Oropouche Outbreak in Peru

The viral infection causes symptoms similar to those associated with Zika and dengue viruses. 

Jun 6, 2016
Tanya Lewis

Biting midgeWIKIMEDIA; SCOTT BAUER, USDA ARSThe World Health Organization (WHO) last week (June 3) reported an outbreak of Oropouche fever—a viral infection accompanied by symptoms that could be mistaken for Zika virus, dengue, yellow fever, or chikungunya infections—in Peru. The country’s ministry of health reported 57 cases of the disease in early May, according to the WHO. Most of the cases were detected in January, and presented in the northern Cusco Region of Peru, the WHO added.

The Peruvian Ministry of Health and the WHO conducted a joint field mission to Peru’s Madre de Dios Region in February, finding a mixed outbreak of dengue virus and Oropouche virus infections. This region previously had an outbreak of Oropouche (in 1994), but the latest one is larger, with 120 confirmed cases to date. Seventy-nine percent of the confirmed Oropouche cases were detected in January, 7 percent in February, and 14 percent in March, the WHO reported.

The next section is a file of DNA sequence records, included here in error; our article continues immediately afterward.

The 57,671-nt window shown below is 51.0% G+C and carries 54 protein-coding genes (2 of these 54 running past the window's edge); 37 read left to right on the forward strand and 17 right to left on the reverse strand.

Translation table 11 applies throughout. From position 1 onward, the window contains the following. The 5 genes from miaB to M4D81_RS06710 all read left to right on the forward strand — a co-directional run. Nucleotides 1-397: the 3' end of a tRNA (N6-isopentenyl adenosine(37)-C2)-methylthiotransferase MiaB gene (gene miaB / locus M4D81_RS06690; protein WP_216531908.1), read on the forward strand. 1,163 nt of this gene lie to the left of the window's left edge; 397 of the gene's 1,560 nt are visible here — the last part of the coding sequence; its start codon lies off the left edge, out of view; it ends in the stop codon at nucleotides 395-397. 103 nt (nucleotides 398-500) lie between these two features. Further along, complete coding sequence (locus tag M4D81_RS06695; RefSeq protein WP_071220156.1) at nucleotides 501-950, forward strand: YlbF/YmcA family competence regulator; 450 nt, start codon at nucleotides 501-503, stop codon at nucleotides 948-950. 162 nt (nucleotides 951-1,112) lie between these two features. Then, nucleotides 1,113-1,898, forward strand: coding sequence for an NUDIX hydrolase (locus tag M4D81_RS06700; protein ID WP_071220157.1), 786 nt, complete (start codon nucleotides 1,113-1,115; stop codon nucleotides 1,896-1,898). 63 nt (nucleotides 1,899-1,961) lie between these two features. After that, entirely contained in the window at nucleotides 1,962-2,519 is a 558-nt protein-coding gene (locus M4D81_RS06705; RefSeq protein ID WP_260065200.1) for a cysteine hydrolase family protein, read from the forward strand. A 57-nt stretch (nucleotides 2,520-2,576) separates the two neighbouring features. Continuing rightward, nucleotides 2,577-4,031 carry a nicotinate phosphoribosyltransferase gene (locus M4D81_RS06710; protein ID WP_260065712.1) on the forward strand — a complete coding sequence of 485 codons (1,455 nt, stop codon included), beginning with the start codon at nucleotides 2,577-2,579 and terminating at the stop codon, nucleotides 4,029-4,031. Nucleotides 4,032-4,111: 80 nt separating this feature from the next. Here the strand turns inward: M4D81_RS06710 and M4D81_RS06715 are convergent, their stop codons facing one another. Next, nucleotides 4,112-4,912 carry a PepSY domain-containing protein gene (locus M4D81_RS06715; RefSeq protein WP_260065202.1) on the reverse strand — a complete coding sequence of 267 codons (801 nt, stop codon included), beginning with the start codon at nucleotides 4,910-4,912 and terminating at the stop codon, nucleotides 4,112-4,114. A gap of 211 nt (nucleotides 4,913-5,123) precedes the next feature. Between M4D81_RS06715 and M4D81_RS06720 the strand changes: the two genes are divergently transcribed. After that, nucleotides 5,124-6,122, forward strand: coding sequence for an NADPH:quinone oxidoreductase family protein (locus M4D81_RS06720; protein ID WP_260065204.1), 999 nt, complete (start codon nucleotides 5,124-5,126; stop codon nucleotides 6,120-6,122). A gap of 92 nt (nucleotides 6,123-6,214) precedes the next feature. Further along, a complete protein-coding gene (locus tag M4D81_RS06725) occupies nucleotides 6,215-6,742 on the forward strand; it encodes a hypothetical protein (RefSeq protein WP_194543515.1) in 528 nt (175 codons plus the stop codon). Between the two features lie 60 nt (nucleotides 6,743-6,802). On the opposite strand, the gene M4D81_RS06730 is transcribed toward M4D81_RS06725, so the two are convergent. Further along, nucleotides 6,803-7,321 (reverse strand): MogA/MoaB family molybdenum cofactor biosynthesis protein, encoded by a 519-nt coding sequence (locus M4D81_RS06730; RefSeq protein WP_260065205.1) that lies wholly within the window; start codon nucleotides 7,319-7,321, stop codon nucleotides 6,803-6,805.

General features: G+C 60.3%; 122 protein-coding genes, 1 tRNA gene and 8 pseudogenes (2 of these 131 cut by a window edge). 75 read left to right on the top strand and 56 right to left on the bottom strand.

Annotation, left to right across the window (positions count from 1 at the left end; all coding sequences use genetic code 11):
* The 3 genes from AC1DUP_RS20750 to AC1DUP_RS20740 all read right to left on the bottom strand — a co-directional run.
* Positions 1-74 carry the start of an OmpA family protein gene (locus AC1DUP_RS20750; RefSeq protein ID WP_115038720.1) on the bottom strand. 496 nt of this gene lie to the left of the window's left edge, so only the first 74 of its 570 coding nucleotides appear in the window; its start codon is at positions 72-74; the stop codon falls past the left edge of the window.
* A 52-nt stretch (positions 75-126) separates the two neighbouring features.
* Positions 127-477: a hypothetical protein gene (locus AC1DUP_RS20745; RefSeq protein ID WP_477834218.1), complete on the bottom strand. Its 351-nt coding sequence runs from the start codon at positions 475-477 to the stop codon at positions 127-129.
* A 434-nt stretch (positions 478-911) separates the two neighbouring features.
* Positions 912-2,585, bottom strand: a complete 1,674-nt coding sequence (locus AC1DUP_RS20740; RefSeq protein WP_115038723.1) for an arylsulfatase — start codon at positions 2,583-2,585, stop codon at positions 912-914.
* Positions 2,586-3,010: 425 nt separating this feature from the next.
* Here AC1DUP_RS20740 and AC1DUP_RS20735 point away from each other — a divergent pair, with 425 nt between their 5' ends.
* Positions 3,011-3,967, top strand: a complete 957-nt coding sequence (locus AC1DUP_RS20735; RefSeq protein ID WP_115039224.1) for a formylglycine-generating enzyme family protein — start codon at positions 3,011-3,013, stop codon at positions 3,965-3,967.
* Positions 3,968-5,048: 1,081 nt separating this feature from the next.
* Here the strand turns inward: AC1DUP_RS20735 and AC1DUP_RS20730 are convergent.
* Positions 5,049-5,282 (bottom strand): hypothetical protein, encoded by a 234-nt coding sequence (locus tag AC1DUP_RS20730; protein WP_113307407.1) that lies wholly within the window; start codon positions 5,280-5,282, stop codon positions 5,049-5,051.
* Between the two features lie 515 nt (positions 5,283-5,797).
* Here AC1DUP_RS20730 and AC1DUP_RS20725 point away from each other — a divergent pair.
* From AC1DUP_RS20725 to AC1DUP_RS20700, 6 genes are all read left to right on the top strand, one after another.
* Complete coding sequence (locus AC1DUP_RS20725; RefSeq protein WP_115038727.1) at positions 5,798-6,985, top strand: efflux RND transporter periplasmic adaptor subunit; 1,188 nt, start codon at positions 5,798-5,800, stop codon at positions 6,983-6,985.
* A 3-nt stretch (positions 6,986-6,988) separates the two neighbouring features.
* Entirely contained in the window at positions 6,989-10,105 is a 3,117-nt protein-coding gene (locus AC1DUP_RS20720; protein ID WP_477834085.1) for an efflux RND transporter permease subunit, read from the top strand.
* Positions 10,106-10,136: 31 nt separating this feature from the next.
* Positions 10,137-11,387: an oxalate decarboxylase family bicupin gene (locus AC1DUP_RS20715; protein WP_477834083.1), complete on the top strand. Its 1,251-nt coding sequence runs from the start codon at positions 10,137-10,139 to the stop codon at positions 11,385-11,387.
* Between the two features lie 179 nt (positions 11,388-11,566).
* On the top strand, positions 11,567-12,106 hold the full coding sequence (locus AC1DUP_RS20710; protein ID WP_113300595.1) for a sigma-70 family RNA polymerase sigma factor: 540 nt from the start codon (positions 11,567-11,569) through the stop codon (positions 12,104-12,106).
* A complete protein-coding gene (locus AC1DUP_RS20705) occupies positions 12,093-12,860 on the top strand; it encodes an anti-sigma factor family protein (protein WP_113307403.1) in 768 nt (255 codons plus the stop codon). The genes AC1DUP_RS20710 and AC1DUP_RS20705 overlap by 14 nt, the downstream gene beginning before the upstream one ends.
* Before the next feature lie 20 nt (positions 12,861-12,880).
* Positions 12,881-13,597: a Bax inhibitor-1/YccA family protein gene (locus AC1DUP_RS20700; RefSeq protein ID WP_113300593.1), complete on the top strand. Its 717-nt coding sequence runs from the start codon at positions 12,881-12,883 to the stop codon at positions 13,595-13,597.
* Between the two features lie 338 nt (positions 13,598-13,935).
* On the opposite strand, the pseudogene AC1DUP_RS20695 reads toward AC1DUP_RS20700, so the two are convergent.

Oropouche is transmitted through the bite of the Culicoides paraensis midge. The virus causes symptoms similar to those associated with Zika and other related viruses, including sudden-onset high fever, headache, myalgia, joint pain, and vomiting. As such, the WHO has called for Oropouche virus to be included in the clinical differential diagnosis of these diseases.

The WHO also recommended reducing the number of water habitats for midge larvae and using screens and insect repellants to reduce the virus’s spread. There have been no known cases of human-to-human transmission of Oropouche, the WHO noted.